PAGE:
BECKER AND MCINTIRE: Two months later {in August 2010], the deal giving ARMZ a controlling stake in Uranium One was submitted to the Committee on Foreign Investment in the United States for review. Because of the secrecy surrounding the process, it is hard to know whether the participants weighed the desire to improve bilateral relations against the potential risks of allowing the Russian government control over the biggest uranium producer in the United States. The deal was ultimately approved in October, following what two people involved in securing the approval said had been a relatively smooth process.
“It is hard to know” what happened in the committee, the reporters sadly say. That said, they do report that two people say it was “a relatively smooth process.”

Might that mean that everyone voted yes? Don’t ask us—we read the Times!

Did anyone vote against the deal? If not, it’s hard to see why Clinton would have to be bribed to agree with the decision. But then, it isn’t even clear that Clinton took part in this process at all!

Below, you see a type of denial which the reporters, in a stunning journalistic decision, withheld from readers of the Times under paragraph 67. Did Clinton take part in this process at all? This is what we’re finally told in paragraphs 64-68:
BECKER AND MCINTIRE (continuing directly): Not all of the committee’s decisions are personally debated by the agency heads themselves; in less controversial cases, deputy or assistant secretaries may sign off.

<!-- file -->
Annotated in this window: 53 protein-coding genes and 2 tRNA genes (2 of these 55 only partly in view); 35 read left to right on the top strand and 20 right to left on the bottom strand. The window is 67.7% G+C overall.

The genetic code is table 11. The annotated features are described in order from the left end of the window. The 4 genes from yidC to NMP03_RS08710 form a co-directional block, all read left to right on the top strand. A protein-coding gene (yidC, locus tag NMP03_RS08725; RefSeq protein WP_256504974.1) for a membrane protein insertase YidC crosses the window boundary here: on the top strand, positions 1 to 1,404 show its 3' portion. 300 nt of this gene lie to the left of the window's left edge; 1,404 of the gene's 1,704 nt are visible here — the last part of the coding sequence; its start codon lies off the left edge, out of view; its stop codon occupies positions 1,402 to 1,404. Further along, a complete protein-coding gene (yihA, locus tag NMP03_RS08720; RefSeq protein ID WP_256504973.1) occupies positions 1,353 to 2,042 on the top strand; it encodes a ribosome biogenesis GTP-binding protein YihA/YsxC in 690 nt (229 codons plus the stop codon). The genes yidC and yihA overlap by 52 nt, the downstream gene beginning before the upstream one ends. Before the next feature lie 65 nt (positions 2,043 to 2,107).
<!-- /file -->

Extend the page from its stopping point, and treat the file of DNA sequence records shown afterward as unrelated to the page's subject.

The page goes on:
The Clinton campaign spokesman, Mr. Fallon, said that in general, these matters did not rise to the secretary’s level. He would not comment on whether Mrs. Clinton had been briefed on the matter, but he gave The Times a statement from the former assistant secretary assigned to the foreign investment committee at the time, Jose Fernandez. While not addressing the specifics of the Uranium One deal, Mr. Fernandez said, “Mrs. Clinton never intervened with me on any C.F.I.U.S. matter.”

Mr. Fallon also noted that if any agency had raised national security concerns about the Uranium One deal, it could have taken them directly to the president.
Say what? In that highlighted passage, Fernandez seems to say that he, not Clinton, provided the State Department’s approval, if approval was actually given. As quoted, his statement is imprecise. But he seems to say that the scary deal didn’t rise to the secretarial level.

In the material we’ve deleted above, Becker and McIntire offer various speculations suggesting that Clinton simply must have made the decision. But these are pure speculations, of the type pseudo-journalists love. There isn’t a word in this endless report which directly challenges the suggestion by Fernandez.

Plainly, Becker and McIntire couldn’t find anyone who said that Clinton actually took part in this process. They also couldn’t find anyone who said that any department opposed this deal, despite how bad it was.

For all we can know from their “bombshell report,” every agency on the committee approved the scary Cold War deal, and Clinton didn’t take part. In our view, this isn’t “bombshell reporting.” On a journalistic basis, we’d call it the latest Rolling Stone-ish scam.

As we’ve noted, this bombshell report runs 4400 words. It’s crammed with useless gorilla dust and other confusing filler. It would have been easy to add more text, just by killing one of the seven photographs which let the piece devour two full pages inside the hard-copy Times.

Despite this, there is no sign that Becker and McIntire ever asked anyone if Clinton took part in this process. There’s no sign they asked those other departments if they opposed the deal.

(They may know that no one opposed the deal. If so, they aren’t telling.)

It’s amazing to think that Fernandez’s statement about Clinton’s role got pushed all the way to the end of this endless report. Rather, this decision would be amazing in an attempt at performing actual journalism.

Did anyone think this deal was bad? In the New York Times bombshell report, there’s no sign that anyone did!